Oh the marriage of your spirits here has caused Him to remain
For whenever two or more of you are gathered in His name
There is Love, there is Love.
Okay, I admit that I have somewhat mawkish tastes, but when I was a kid, I loved the song "There Is Love." Unfortunately, though, I didn't know all the lyrics, and tended to fill in the blanks with words of my own:
"Oh the crushing of your enemies and their screams of pain,
For whenever two or more of you are gathered in his name...
There is blood...there is blood."
Yes, I was a man ahead of his time...an absurdist, Catholic proto-goth in Fairfax county, Virginia, circa 1980. Good times...
Still, as much as I made fun of the song, I really liked the tune and the lyrics, and they made sense to me. Christianity was about pure, uncomplicated, and selfless love. In fact, as I grew older, I came to realize that most religions advocated the same concepts of charity and kindness. This, of course, made sense--regardless of the words God used, or the language of His followers, it was reasonable to believe that the message would remain the same. At least, this was what I thought when I was ten or so.
Lately, though, it has started to seem like my parody might have hit pretty close to the truth. Newsweek ran an article last week in which it explored contemporary atheism. The author, Jerry Adler, started by discussing the work of Sam Harris, an atheist, Adler wrote: "If, he reasoned, young men were slaughtering people in the name of religion--something that had been going on since long before 2001, of course--then perhaps the problem was religion itself."
That line made me think about religion, history, and society. Admittedly, the link between religion and violence shouldn't have surprised me too much--I've spent a lot of time reading about the Crusades, the Spanish Inquisition, the violent conversions of the native Americans, etc. Still, I thought that Christianity had grown out of its forced-acceptance phase somewhere around the early 1700s. However, given Bush's religion-based rhetoric regarding America's conflicts in the Middle East, perhaps I was a little optimistic.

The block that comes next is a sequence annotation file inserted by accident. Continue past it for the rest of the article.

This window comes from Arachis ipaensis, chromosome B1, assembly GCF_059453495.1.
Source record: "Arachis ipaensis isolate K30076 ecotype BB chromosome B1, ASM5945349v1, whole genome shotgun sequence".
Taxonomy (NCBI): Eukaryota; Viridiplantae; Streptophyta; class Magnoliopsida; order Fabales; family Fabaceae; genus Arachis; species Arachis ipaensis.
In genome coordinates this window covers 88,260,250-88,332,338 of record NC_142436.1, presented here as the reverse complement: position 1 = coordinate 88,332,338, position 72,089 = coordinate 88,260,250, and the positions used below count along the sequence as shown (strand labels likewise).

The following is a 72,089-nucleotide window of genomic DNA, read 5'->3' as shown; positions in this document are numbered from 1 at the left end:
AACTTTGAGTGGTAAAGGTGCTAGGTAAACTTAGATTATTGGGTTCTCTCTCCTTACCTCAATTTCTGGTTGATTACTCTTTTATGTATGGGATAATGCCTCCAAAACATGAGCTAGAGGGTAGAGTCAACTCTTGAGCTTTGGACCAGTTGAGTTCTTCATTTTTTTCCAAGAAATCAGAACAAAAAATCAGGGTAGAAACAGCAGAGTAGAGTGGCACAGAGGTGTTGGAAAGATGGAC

I, like most Catholics I know, am lapsed. In my case, this means that I tend to avoid spending time in Catholic Churches, and sometimes joke about the holy water smoking when I touch it to my forehead. Still, I consider myself Catholic, in the same way that I consider myself a smoker--I haven't lit up in a long time, but it's still in my system, and probably always will be.
Perhaps I'm a "recovering Catholic." Do you think they make a patch?
A big part of my current rift with the Catholic church lies in its lack of mercy, understanding, and love toward a wide variety of groups. The Church's attitude toward gays, Muslims, Jews, Democrats, and other outsiders just doesn't seem that "Christian" to me. I focus on Catholicism, because that's the religion of my youth, but the Church of Rome isn't the only culprit in our little worldwide Crusade/Jihad. I've seen this sort of violent, shortsighted, hypocritical idiocy it in pretty much every religion. This idea--that everyone outside of our little religious circles is hellbound--seems to go against the entire purpose of religion. Most of the creeds that I've studied preach tolerance, love, and charity, at least on paper.
So perhaps the problem is religion, as Harris suggests. Maybe it's because, just as Coke needs Pepsi and McDonalds needs Burger King, religions need each other to define their messages. Or maybe it's because fear feeds patriotism (not to mention boosting the weekly collections). Maybe something happens when worship becomes a business and churches become a franchise. Or maybe God just doesn't belong indoors. Regardless, I'd like to find a church that doesn't feel obliged to seek the destruction of every other faith. That just doesn't seem very Christian.
Who am I kidding? Even if I found the perfect religion, I'd still be a lapsed Catholic--addictions are hard to break.